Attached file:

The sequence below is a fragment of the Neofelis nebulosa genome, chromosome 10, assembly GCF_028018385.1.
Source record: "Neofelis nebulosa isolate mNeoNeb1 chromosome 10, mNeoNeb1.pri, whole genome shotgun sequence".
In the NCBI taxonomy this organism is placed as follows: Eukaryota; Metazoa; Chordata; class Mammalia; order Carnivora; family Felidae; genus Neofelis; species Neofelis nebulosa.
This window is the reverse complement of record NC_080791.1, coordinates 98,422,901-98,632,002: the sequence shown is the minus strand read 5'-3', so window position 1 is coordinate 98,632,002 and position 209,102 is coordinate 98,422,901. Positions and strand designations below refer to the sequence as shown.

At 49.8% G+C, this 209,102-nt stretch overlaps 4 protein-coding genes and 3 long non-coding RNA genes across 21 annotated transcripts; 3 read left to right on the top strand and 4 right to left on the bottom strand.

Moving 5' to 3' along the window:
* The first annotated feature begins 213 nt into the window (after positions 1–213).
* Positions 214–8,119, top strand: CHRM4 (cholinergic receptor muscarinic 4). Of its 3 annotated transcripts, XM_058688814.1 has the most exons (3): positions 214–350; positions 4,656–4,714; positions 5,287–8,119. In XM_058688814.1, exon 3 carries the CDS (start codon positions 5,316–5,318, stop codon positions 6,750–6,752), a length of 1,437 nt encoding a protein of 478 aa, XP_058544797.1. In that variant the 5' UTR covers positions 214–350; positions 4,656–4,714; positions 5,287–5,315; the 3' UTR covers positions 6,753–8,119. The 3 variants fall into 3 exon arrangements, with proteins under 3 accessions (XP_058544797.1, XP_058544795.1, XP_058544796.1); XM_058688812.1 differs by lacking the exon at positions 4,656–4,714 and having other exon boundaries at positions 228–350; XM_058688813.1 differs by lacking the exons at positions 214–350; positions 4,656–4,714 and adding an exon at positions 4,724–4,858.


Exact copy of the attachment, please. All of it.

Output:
The sequence below is a fragment of the Neofelis nebulosa genome, chromosome 10, assembly GCF_028018385.1.
Source record: "Neofelis nebulosa isolate mNeoNeb1 chromosome 10, mNeoNeb1.pri, whole genome shotgun sequence".
In the NCBI taxonomy this organism is placed as follows: Eukaryota; Metazoa; Chordata; class Mammalia; order Carnivora; family Felidae; genus Neofelis; species Neofelis nebulosa.
This window is the reverse complement of record NC_080791.1, coordinates 98,422,901-98,632,002: the sequence shown is the minus strand read 5'-3', so window position 1 is coordinate 98,632,002 and position 209,102 is coordinate 98,422,901. Positions and strand designations below refer to the sequence as shown.

At 49.8% G+C, this 209,102-nt stretch overlaps 4 protein-coding genes and 3 long non-coding RNA genes across 21 annotated transcripts; 3 read left to right on the top strand and 4 right to left on the bottom strand.

Moving 5' to 3' along the window:
* The first annotated feature begins 213 nt into the window (after positions 1–213).
* Positions 214–8,119, top strand: CHRM4 (cholinergic receptor muscarinic 4). Of its 3 annotated transcripts, XM_058688814.1 has the most exons (3): positions 214–350; positions 4,656–4,714; positions 5,287–8,119. In XM_058688814.1, exon 3 carries the CDS (start codon positions 5,316–5,318, stop codon positions 6,750–6,752), a length of 1,437 nt encoding a protein of 478 aa, XP_058544797.1. In that variant the 5' UTR covers positions 214–350; positions 4,656–4,714; positions 5,287–5,315; the 3' UTR covers positions 6,753–8,119. The 3 variants fall into 3 exon arrangements, with proteins under 3 accessions (XP_058544797.1, XP_058544795.1, XP_058544796.1); XM_058688812.1 differs by lacking the exon at positions 4,656–4,714 and having other exon boundaries at positions 228–350; XM_058688813.1 differs by lacking the exons at positions 214–350; positions 4,656–4,714 and adding an exon at positions 4,724–4,858.